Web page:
Metabolic profiling predicts response to anti-tumor necrosis factor α therapy in patients with rheumatoid arthritis.
Kapoor SR., Filer A., Fitzpatrick MA., Fisher BA., Taylor PC., Buckley CD., McInnes IB., Raza K., Young SP.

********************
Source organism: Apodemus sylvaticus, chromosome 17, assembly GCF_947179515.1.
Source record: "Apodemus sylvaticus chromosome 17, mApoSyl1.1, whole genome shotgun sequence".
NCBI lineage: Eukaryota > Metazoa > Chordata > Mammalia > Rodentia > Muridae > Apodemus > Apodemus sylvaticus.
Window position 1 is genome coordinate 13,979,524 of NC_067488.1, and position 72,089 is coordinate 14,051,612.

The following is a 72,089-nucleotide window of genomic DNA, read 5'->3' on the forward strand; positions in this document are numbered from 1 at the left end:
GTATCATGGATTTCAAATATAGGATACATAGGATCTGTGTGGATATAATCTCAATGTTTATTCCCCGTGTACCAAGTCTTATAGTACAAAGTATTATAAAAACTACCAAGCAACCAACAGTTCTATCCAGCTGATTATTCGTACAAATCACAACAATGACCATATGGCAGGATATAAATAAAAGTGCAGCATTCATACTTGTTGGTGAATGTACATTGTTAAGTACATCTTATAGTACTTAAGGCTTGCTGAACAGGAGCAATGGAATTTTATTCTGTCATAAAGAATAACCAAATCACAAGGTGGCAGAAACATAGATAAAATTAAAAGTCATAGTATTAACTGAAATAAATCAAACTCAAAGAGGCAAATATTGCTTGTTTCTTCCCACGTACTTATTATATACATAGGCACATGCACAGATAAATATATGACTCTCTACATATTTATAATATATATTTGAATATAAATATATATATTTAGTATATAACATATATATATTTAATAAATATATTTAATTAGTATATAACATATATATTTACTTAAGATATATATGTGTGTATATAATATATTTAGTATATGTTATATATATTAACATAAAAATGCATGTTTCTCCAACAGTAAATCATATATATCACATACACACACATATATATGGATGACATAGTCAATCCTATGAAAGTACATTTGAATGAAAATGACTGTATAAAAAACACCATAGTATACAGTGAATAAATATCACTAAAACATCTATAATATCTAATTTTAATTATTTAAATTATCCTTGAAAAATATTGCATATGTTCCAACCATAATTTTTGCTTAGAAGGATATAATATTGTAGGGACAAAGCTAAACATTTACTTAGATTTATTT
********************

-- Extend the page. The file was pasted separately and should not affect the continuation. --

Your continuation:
OBJECTIVE: Anti-tumor necrosis factor (anti-TNF) therapies are highly effective in rheumatoid arthritis (RA) and psoriatic arthritis (PsA), but a significant number of patients exhibit only a partial or no therapeutic response. Inflammation alters local and systemic metabolism, and TNF plays a role in this. We undertook this study to determine if the patient's metabolic fingerprint prior to therapy could predict responses to anti-TNF agents. METHODS: Urine was collected from 16 RA patients and 20 PsA patients before and during therapy with infliximab or etanercept. Urine metabolic profiles were assessed using nuclear magnetic resonance spectroscopy. Discriminating metabolites were identified, and the relationship between metabolic profiles and clinical outcomes was assessed. RESULTS: Baseline urine metabolic profiles discriminated between RA patients who did or did not have a good response to anti-TNF therapy according to European League Against Rheumatism criteria, with a sensitivity of 88.9% and a specificity of 85.7%, with several metabolites contributing (in particular histamine, glutamine, xanthurenic acid, and ethanolamine). There was a correlation between baseline metabolic profiles and the magnitude of change in the Disease Activity Score in 28 joints from baseline to 12 months in RA patients (P = 0.04). In both RA and PsA, urinary metabolic profiles changed between baseline and 12 weeks of anti-TNF therapy. Within the responders, urinary metabolite changes distinguished between etanercept and infliximab treatment. CONCLUSION: The clear relationship between urine metabolic profiles of RA patients at baseline and their response to anti-TNF therapy may allow development of novel approaches to the optimization of therapy. Differences in metabolic profiles during treatment with infliximab and etanercept in RA and PsA may reflect distinct mechanisms of action.